March 2019 #futureofschool Chat Recap
March 28, 2019 marked another exciting #futureofschool Twitter chat! In going live for the third time, we heard from parents, educators, school leaders and forward thinking organizations on how to collaborate to reimagine schools of the future. Hosted by Amy Valentine, executive director of the Foundation for Blended and Online Learning (FBOL) and Jon Craig, a high school teacher and FBOL Innovative Educator, last month’s chat focused on the potential for and implementation of technology in K-12 education.
We explored a variety of challenges that come with embracing technology as a teaching and learning tool, and talked about how to overcome resistance to change. Amy and Jon discussed the following questions with our very engaged crowd for a full hour:
What do you think is the first step toward adopting an effective, meaningful tech plan for your classroom or local school?
When it comes to tech in K-12 schools, mindset matters. If you were to help others open up to the idea of tech, how might you go about it?
What is the most critical aspect of creating a #futureofschool culture that embraces technology
What are some of the reasons why tech can fail to meet expectations?
How do you reconcile what tech skills you know students need with existing school support + capacity?
Knowing that kids come from all experience levels, how can educators best bridge a digital divide?
As an educator, can you ever negotiate a ‘hard’ no when it comes to funding for innovative tools?
Chat participants largely agreed that edtech implementation requires clear goal setting ahead of implementation. It also requires research to find the right tool for the job. Matching technology to requirements thorough initial training and continued support all found overarching approval in tweets.
Getting everyone on board—from parents to students to teachers and administrators—and learning from each other were also considered crucial to the successful implementation of tech in school settings. Actively listening to concerns and keeping communication channels open to know what works, what doesn’t and why, were also identified as being part of a well-rounded approach to incorporating technology in education. Last but definitely not least: providing targeted professional development for teachers figured prominently as a means for ensuring effective use of edtech, both within and outside of the classroom.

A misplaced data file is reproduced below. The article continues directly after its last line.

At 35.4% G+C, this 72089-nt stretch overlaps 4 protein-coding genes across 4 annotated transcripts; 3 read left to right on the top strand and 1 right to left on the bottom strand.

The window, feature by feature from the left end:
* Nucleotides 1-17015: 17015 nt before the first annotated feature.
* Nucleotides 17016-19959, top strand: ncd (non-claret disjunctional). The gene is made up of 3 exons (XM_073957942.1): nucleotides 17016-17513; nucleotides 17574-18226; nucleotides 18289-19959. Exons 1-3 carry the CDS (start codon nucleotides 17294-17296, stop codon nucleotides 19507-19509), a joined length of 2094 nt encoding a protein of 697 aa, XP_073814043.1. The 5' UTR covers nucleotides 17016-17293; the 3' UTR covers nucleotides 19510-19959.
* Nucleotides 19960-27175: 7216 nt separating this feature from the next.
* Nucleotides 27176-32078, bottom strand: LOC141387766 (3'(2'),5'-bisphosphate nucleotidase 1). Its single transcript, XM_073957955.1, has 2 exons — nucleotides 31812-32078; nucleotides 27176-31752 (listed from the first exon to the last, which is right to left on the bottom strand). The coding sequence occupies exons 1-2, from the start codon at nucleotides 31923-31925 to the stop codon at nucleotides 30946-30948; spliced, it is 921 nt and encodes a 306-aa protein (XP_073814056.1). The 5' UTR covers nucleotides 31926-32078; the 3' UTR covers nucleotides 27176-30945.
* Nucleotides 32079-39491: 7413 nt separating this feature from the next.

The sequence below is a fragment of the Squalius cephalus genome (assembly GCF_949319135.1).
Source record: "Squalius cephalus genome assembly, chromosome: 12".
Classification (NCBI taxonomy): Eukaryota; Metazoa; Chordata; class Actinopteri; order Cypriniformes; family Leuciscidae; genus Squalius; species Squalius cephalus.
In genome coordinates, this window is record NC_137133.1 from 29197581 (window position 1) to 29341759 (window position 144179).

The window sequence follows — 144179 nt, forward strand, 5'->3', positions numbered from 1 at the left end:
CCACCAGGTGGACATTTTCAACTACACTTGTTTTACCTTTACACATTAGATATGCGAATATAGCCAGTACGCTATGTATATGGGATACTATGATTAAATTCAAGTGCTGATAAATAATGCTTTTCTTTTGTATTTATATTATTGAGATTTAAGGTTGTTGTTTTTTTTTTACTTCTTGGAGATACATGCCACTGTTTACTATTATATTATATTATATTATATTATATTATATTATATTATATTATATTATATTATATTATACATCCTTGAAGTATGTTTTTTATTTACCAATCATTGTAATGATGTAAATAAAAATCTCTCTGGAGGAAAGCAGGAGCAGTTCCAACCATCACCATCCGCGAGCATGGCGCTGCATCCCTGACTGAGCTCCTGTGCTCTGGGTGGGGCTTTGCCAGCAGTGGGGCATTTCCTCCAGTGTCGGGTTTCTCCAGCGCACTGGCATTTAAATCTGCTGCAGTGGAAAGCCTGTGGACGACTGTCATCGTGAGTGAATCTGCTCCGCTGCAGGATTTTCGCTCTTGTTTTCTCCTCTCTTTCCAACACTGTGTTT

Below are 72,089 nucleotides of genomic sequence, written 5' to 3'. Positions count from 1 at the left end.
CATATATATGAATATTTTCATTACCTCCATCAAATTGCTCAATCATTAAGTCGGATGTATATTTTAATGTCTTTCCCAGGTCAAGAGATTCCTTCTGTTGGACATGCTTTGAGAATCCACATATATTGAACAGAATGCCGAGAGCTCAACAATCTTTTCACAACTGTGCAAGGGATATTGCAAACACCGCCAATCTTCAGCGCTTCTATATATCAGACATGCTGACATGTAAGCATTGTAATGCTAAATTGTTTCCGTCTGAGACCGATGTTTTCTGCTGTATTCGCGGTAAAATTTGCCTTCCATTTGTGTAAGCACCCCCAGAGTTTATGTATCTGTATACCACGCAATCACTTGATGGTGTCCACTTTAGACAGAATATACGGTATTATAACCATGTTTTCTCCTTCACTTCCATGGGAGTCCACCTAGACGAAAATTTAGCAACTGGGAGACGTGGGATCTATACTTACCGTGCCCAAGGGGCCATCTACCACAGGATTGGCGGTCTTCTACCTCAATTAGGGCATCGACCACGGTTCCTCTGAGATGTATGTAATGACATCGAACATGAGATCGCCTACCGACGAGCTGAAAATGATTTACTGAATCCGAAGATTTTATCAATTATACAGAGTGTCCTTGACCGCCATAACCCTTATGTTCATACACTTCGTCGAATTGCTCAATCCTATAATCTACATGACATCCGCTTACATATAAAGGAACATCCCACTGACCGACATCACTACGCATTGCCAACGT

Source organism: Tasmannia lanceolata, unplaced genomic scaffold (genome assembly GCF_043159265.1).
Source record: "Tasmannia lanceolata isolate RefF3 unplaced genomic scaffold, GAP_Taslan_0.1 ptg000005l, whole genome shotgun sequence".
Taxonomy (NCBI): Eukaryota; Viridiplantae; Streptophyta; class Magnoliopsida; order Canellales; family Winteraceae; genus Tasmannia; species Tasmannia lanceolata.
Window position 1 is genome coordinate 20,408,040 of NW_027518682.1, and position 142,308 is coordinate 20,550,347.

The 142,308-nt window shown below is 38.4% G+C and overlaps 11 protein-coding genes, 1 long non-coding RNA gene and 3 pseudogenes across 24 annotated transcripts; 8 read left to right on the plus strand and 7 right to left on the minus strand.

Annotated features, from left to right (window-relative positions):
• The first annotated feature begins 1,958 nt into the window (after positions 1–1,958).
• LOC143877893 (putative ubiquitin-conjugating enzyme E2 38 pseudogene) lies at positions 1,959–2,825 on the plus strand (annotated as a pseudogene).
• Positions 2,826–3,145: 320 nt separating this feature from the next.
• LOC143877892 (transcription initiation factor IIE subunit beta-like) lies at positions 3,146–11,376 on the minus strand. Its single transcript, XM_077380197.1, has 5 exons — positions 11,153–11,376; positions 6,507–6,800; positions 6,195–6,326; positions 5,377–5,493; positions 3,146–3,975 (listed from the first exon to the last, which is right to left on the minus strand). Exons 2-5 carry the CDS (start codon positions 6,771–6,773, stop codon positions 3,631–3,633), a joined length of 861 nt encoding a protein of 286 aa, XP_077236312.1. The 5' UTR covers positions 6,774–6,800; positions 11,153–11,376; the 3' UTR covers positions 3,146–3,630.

Check out some of the chat highlights below—and share your story about edtech in K-12 education. (You can also join in the next #futureofschool conversation on April 25, 2019 at 6pm ET!)
A1: To really have an effective meaningful tech plan we have to know our why and the outcomes of adding the tech. We can't just add tech to add tech. We also need to have the proper training for the adults so they are aware of what Ss are doing. #futureofschool— Stephanie Dill 🌻💪😎 (@StephDill92) March 28, 2019
A2. A resistant mindset around tech can sometimes spring from unfamiliarity or lack of knowledge. No one feels comfortable doing something they don't know how to do! Provide ample support for Ts AND Ss integrating new tech, take time to listen to their concerns #futureofschool— Learning Accelerator (@LearningAccel) March 28, 2019
A4: Lack of support/improper expectations placed on the tech. Tech cannot be seen as the main course. Tech is a supplement to make the content better. I would be foolish to eat a bowl full of salt, but if I put it on my dinner, I have a more enjoyable meal. #futureofschool https://t.co/uFoBp5L5LL— Michael Abramczyk (@_on11) March 28, 2019
A5: We need to be willing to be OK with the fact that we don't have all the answers. Crowdsourcing ideas via @Twitter and @Voxer has been a game changer for me. Also, tapping into Ss, finding their expertise, and directing them to support other Ts and Ss in need. #futureofschool https://t.co/7MSqJedph3— Michael Abramczyk (@_on11) March 28, 2019